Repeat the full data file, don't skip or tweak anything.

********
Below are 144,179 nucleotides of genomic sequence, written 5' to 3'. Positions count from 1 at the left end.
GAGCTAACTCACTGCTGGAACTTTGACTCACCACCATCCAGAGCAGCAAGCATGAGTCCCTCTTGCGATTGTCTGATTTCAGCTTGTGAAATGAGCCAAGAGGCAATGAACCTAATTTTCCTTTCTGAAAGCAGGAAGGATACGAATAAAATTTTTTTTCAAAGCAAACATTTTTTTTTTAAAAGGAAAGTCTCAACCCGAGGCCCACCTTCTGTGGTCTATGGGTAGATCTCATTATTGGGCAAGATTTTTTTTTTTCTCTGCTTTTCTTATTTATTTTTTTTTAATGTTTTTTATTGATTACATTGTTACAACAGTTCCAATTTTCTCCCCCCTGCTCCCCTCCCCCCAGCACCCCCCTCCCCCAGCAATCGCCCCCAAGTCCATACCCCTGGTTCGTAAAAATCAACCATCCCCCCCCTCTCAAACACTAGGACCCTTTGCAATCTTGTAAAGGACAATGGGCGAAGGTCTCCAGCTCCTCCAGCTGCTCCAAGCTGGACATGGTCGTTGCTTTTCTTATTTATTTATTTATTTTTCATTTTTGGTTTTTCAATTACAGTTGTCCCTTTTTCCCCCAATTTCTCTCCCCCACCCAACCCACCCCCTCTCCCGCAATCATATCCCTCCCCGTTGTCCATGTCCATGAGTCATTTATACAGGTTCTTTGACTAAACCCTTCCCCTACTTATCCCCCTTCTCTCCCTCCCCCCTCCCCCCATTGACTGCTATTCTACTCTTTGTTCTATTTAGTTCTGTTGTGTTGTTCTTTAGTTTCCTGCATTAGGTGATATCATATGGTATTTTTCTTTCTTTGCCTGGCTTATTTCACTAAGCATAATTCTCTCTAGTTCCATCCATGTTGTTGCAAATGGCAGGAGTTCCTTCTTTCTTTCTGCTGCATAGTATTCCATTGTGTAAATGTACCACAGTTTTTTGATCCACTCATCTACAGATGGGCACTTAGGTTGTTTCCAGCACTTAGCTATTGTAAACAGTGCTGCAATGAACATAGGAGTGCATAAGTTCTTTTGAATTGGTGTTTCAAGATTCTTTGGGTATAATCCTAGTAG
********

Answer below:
Below are 144,179 nucleotides of genomic sequence, written 5' to 3'. Positions count from 1 at the left end.
GAGCTAACTCACTGCTGGAACTTTGACTCACCACCATCCAGAGCAGCAAGCATGAGTCCCTCTTGCGATTGTCTGATTTCAGCTTGTGAAATGAGCCAAGAGGCAATGAACCTAATTTTCCTTTCTGAAAGCAGGAAGGATACGAATAAAATTTTTTTTCAAAGCAAACATTTTTTTTTTAAAAGGAAAGTCTCAACCCGAGGCCCACCTTCTGTGGTCTATGGGTAGATCTCATTATTGGGCAAGATTTTTTTTTTTCTCTGCTTTTCTTATTTATTTTTTTTTAATGTTTTTTATTGATTACATTGTTACAACAGTTCCAATTTTCTCCCCCCTGCTCCCCTCCCCCCAGCACCCCCCTCCCCCAGCAATCGCCCCCAAGTCCATACCCCTGGTTCGTAAAAATCAACCATCCCCCCCCTCTCAAACACTAGGACCCTTTGCAATCTTGTAAAGGACAATGGGCGAAGGTCTCCAGCTCCTCCAGCTGCTCCAAGCTGGACATGGTCGTTGCTTTTCTTATTTATTTATTTATTTTTCATTTTTGGTTTTTCAATTACAGTTGTCCCTTTTTCCCCCAATTTCTCTCCCCCACCCAACCCACCCCCTCTCCCGCAATCATATCCCTCCCCGTTGTCCATGTCCATGAGTCATTTATACAGGTTCTTTGACTAAACCCTTCCCCTACTTATCCCCCTTCTCTCCCTCCCCCCTCCCCCCATTGACTGCTATTCTACTCTTTGTTCTATTTAGTTCTGTTGTGTTGTTCTTTAGTTTCCTGCATTAGGTGATATCATATGGTATTTTTCTTTCTTTGCCTGGCTTATTTCACTAAGCATAATTCTCTCTAGTTCCATCCATGTTGTTGCAAATGGCAGGAGTTCCTTCTTTCTTTCTGCTGCATAGTATTCCATTGTGTAAATGTACCACAGTTTTTTGATCCACTCATCTACAGATGGGCACTTAGGTTGTTTCCAGCACTTAGCTATTGTAAACAGTGCTGCAATGAACATAGGAGTGCATAAGTTCTTTTGAATTGGTGTTTCAAGATTCTTTGGGTATAATCCTAGTAG